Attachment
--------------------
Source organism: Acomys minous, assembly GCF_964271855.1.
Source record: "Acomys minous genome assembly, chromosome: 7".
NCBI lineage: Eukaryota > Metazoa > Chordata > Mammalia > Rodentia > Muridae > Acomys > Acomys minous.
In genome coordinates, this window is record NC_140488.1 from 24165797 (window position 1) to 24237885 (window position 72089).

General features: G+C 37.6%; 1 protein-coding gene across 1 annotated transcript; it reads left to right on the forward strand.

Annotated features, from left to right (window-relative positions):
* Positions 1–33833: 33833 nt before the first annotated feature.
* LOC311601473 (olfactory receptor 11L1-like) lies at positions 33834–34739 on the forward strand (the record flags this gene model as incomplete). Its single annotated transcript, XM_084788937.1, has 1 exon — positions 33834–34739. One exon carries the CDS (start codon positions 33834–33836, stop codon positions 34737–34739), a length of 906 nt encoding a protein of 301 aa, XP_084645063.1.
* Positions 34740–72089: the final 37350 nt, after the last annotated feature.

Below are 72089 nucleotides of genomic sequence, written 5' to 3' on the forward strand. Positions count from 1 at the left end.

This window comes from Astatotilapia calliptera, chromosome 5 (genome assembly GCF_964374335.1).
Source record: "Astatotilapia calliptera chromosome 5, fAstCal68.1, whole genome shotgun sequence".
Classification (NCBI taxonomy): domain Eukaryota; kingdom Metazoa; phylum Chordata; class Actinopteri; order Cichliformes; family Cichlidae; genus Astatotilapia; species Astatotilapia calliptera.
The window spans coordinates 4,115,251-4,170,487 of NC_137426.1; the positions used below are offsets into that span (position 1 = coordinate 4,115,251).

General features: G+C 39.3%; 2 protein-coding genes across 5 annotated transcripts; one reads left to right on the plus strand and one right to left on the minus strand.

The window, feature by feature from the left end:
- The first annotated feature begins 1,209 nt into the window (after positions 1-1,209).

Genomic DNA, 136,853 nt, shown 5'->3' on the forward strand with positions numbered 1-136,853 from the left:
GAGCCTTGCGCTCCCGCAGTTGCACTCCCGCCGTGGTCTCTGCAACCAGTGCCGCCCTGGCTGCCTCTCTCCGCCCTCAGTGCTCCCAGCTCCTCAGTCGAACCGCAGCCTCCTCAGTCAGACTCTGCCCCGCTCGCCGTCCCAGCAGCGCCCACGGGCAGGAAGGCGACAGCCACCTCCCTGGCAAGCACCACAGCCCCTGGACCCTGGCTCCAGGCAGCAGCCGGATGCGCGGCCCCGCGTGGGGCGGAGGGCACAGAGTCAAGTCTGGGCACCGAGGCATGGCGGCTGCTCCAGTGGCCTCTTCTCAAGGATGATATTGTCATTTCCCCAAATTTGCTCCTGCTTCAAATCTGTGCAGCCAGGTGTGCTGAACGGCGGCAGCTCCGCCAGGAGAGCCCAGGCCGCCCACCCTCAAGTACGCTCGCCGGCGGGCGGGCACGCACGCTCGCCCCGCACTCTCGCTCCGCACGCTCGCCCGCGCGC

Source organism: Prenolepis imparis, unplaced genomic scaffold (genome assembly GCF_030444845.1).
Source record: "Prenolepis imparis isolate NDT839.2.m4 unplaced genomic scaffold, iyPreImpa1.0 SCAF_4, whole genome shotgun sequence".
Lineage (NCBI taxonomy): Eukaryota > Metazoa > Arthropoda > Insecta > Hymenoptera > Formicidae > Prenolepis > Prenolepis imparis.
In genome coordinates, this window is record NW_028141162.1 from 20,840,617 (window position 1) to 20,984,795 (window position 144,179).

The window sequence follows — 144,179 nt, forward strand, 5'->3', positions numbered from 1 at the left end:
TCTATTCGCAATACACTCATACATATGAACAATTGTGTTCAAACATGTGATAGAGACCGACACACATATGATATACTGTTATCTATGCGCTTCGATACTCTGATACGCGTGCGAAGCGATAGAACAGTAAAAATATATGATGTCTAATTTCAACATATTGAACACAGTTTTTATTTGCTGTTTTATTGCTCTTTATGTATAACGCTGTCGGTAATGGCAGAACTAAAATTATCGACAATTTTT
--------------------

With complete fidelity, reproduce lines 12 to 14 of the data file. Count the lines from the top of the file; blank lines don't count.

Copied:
Source record: "Astatotilapia calliptera chromosome 5, fAstCal68.1, whole genome shotgun sequence".
Classification (NCBI taxonomy): domain Eukaryota; kingdom Metazoa; phylum Chordata; class Actinopteri; order Cichliformes; family Cichlidae; genus Astatotilapia; species Astatotilapia calliptera.
The window spans coordinates 4,115,251-4,170,487 of NC_137426.1; the positions used below are offsets into that span (position 1 = coordinate 4,115,251).